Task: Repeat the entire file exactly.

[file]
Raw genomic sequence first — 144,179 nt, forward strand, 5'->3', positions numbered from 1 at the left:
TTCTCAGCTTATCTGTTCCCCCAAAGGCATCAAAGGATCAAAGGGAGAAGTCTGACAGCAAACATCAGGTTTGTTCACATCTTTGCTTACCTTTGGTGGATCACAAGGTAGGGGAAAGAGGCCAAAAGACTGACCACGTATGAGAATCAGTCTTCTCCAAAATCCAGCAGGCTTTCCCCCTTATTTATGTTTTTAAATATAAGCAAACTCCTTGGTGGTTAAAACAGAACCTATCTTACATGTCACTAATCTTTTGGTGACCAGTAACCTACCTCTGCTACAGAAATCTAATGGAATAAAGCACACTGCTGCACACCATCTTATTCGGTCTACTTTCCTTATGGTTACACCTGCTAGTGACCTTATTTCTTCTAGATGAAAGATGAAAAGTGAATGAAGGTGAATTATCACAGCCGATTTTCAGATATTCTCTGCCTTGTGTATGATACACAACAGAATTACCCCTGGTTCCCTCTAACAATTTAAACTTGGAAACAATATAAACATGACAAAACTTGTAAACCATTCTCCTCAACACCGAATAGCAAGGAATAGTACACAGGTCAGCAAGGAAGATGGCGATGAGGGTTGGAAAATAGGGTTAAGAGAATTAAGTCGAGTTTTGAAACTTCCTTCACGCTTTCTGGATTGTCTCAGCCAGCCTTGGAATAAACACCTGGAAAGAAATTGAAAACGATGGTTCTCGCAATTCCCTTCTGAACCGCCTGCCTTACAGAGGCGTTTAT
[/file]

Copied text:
Raw genomic sequence first — 144,179 nt, forward strand, 5'->3', positions numbered from 1 at the left:
TTCTCAGCTTATCTGTTCCCCCAAAGGCATCAAAGGATCAAAGGGAGAAGTCTGACAGCAAACATCAGGTTTGTTCACATCTTTGCTTACCTTTGGTGGATCACAAGGTAGGGGAAAGAGGCCAAAAGACTGACCACGTATGAGAATCAGTCTTCTCCAAAATCCAGCAGGCTTTCCCCCTTATTTATGTTTTTAAATATAAGCAAACTCCTTGGTGGTTAAAACAGAACCTATCTTACATGTCACTAATCTTTTGGTGACCAGTAACCTACCTCTGCTACAGAAATCTAATGGAATAAAGCACACTGCTGCACACCATCTTATTCGGTCTACTTTCCTTATGGTTACACCTGCTAGTGACCTTATTTCTTCTAGATGAAAGATGAAAAGTGAATGAAGGTGAATTATCACAGCCGATTTTCAGATATTCTCTGCCTTGTGTATGATACACAACAGAATTACCCCTGGTTCCCTCTAACAATTTAAACTTGGAAACAATATAAACATGACAAAACTTGTAAACCATTCTCCTCAACACCGAATAGCAAGGAATAGTACACAGGTCAGCAAGGAAGATGGCGATGAGGGTTGGAAAATAGGGTTAAGAGAATTAAGTCGAGTTTTGAAACTTCCTTCACGCTTTCTGGATTGTCTCAGCCAGCCTTGGAATAAACACCTGGAAAGAAATTGAAAACGATGGTTCTCGCAATTCCCTTCTGAACCGCCTGCCTTACAGAGGCGTTTAT